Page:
Studies suggest that cinnamon increases insulin sensitivity by helping receptors for glucose on muscle cells become more available and efficient at transporting sugar into the cells

Interestingly, some studies have found that cinnamon contains compounds that can mimic insulin and act directly on cells



9. Drink More Green Tea

Green tea is an excellent beverage for your health.

It’s also a great choice for people with type 2 diabetes or those who are at risk of it. Several studies have found that drinking green tea can increase insulin sensitivity and reduce blood sugar

For example, an analysis of 17 studies investigated the effects of green tea on blood sugar and insulin sensitivity.

It found that drinking green tea significantly reduced fasting blood sugar and increased insulin sensitivity (61Trusted Source).

These beneficial effects of green tea could be due to its powerful antioxidant epigallocatechin gallate (EGCG), which many studies have found to increase insulin sensitivity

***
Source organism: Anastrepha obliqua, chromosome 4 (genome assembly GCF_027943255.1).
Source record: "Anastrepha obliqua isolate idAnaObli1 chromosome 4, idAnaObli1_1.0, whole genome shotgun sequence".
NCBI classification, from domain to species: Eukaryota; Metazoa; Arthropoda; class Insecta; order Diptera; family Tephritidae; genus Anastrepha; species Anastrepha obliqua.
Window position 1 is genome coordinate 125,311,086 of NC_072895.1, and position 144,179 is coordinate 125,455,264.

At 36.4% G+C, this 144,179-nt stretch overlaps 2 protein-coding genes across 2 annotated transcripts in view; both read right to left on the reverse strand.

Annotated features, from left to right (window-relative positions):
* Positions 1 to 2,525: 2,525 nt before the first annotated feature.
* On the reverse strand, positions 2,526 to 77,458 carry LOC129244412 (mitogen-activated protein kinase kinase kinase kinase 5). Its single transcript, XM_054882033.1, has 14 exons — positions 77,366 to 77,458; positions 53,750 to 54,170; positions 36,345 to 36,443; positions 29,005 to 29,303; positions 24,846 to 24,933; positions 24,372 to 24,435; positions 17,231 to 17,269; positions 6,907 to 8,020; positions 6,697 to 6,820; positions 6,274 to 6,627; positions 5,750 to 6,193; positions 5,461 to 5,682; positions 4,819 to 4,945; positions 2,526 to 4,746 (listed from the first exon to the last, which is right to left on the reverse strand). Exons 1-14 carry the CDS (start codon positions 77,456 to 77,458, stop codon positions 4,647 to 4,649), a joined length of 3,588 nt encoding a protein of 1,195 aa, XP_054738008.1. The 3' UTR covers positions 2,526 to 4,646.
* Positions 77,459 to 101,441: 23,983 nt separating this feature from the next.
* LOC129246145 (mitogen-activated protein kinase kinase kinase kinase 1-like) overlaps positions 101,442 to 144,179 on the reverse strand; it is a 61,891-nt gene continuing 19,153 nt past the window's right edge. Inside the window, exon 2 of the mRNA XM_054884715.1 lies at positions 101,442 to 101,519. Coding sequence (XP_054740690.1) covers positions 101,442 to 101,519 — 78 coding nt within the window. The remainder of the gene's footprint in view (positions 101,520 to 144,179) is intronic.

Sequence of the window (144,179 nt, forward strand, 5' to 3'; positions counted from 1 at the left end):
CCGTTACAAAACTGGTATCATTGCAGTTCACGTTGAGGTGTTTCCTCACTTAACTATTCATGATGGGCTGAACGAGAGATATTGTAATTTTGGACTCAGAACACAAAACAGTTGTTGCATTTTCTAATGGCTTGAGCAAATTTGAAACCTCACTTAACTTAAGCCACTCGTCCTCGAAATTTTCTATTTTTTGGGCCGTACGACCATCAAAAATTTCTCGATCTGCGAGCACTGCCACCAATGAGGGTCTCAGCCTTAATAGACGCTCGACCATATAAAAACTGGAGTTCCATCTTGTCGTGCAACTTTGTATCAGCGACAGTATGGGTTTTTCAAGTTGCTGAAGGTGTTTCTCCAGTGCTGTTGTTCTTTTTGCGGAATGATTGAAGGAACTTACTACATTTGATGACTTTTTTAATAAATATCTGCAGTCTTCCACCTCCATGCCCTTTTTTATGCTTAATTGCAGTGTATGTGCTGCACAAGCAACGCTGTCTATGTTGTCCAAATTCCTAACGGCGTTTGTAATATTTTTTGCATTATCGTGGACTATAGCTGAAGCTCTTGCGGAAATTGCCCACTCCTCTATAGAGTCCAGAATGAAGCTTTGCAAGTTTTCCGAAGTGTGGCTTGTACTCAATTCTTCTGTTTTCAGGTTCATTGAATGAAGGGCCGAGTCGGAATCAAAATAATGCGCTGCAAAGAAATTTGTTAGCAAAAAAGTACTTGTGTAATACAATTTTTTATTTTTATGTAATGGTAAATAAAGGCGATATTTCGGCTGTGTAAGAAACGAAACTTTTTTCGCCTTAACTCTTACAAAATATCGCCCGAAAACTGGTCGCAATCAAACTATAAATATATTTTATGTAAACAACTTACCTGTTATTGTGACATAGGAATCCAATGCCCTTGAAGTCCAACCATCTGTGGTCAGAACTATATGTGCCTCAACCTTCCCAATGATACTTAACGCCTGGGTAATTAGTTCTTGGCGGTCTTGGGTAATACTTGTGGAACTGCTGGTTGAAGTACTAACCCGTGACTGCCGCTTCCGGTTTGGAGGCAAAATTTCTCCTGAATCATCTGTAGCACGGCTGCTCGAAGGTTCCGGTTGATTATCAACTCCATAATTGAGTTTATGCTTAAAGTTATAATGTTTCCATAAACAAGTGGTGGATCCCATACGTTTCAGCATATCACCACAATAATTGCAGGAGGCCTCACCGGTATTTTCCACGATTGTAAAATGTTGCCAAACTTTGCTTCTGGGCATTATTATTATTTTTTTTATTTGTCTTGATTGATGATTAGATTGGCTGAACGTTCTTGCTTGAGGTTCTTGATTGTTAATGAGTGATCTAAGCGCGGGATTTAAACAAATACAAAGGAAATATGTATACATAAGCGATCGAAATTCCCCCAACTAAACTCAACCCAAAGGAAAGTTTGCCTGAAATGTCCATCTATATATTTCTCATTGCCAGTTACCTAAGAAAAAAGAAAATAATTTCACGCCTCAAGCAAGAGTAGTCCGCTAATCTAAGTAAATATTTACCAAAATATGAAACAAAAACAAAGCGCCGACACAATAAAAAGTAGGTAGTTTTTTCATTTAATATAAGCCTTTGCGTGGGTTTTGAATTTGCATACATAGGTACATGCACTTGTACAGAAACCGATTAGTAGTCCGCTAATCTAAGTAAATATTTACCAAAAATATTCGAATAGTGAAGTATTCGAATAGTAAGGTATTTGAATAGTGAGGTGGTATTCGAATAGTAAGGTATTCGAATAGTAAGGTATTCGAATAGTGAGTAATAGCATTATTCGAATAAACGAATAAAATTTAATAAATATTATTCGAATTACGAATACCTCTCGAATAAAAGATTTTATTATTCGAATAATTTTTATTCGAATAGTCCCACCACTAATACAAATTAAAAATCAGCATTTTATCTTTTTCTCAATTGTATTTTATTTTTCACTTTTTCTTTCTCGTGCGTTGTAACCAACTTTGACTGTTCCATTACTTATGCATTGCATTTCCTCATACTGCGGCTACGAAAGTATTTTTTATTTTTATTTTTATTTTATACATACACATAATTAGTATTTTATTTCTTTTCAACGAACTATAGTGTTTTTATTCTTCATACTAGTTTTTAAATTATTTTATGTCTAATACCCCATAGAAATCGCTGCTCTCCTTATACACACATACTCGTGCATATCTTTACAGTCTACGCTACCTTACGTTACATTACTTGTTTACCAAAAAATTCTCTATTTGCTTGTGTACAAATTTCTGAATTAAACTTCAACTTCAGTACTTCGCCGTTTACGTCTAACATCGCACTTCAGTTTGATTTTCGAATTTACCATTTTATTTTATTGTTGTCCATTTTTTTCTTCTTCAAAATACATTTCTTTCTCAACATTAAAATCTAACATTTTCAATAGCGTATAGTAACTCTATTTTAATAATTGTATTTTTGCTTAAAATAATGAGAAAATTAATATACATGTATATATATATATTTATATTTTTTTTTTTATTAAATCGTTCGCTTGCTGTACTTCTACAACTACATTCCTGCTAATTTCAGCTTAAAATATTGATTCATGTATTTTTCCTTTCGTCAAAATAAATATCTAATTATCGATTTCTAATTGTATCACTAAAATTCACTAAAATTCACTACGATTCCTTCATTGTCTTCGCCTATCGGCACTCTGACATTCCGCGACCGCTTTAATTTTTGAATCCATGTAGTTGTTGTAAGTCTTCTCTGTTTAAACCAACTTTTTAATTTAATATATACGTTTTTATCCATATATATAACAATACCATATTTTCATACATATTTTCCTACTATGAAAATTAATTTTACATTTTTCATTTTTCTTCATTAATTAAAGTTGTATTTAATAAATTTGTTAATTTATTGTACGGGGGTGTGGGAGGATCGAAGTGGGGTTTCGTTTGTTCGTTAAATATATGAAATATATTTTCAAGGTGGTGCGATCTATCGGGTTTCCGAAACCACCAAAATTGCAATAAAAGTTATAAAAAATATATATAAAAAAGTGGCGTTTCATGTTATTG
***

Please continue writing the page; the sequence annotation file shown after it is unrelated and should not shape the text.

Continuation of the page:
10. Try Apple Cider Vinegar

Vinegar is a versatile liquid. You can clean with it or use it as an ingredient in foods, in addition to many other uses.

It’s also a key ingredient in apple cider vinegar, an extremely popular beverage in the natural health community.

Vinegar could help increase insulin sensitivity by reducing blood sugar and improving the effectiveness of insulin

It also appears to delay the stomach from releasing food into the intestines, giving the body more time to absorb sugar into the bloodstream